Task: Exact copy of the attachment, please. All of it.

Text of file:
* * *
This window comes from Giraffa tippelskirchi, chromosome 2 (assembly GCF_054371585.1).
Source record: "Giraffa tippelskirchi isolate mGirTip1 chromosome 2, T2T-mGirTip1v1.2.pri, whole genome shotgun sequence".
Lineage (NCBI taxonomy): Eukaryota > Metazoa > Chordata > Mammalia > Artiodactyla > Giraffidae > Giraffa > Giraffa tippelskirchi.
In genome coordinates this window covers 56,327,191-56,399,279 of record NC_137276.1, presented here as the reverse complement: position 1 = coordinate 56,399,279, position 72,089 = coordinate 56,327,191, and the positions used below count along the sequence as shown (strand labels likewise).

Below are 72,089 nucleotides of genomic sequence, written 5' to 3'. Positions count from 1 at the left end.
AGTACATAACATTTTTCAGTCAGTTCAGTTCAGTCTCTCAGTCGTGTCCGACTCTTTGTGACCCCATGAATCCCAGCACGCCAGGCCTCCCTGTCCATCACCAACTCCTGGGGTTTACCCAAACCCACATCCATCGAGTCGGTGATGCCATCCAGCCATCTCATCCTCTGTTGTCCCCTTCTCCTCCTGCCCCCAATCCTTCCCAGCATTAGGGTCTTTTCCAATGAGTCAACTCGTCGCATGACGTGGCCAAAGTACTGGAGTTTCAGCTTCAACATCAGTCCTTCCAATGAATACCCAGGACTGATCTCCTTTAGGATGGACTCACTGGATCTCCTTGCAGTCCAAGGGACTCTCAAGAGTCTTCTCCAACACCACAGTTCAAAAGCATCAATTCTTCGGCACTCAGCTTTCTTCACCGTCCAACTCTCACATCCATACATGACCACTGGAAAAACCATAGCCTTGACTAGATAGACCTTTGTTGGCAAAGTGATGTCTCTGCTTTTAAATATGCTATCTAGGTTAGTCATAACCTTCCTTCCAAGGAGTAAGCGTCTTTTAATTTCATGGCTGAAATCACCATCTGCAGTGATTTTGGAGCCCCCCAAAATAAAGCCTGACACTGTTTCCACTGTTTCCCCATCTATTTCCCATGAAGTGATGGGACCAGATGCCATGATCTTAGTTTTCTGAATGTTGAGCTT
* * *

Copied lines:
This window comes from Giraffa tippelskirchi, chromosome 2 (assembly GCF_054371585.1).
Source record: "Giraffa tippelskirchi isolate mGirTip1 chromosome 2, T2T-mGirTip1v1.2.pri, whole genome shotgun sequence".
Lineage (NCBI taxonomy): Eukaryota > Metazoa > Chordata > Mammalia > Artiodactyla > Giraffidae > Giraffa > Giraffa tippelskirchi.
In genome coordinates this window covers 56,327,191-56,399,279 of record NC_137276.1, presented here as the reverse complement: position 1 = coordinate 56,399,279, position 72,089 = coordinate 56,327,191, and the positions used below count along the sequence as shown (strand labels likewise).

Below are 72,089 nucleotides of genomic sequence, written 5' to 3'. Positions count from 1 at the left end.
AGTACATAACATTTTTCAGTCAGTTCAGTTCAGTCTCTCAGTCGTGTCCGACTCTTTGTGACCCCATGAATCCCAGCACGCCAGGCCTCCCTGTCCATCACCAACTCCTGGGGTTTACCCAAACCCACATCCATCGAGTCGGTGATGCCATCCAGCCATCTCATCCTCTGTTGTCCCCTTCTCCTCCTGCCCCCAATCCTTCCCAGCATTAGGGTCTTTTCCAATGAGTCAACTCGTCGCATGACGTGGCCAAAGTACTGGAGTTTCAGCTTCAACATCAGTCCTTCCAATGAATACCCAGGACTGATCTCCTTTAGGATGGACTCACTGGATCTCCTTGCAGTCCAAGGGACTCTCAAGAGTCTTCTCCAACACCACAGTTCAAAAGCATCAATTCTTCGGCACTCAGCTTTCTTCACCGTCCAACTCTCACATCCATACATGACCACTGGAAAAACCATAGCCTTGACTAGATAGACCTTTGTTGGCAAAGTGATGTCTCTGCTTTTAAATATGCTATCTAGGTTAGTCATAACCTTCCTTCCAAGGAGTAAGCGTCTTTTAATTTCATGGCTGAAATCACCATCTGCAGTGATTTTGGAGCCCCCCAAAATAAAGCCTGACACTGTTTCCACTGTTTCCCCATCTATTTCCCATGAAGTGATGGGACCAGATGCCATGATCTTAGTTTTCTGAATGTTGAGCTT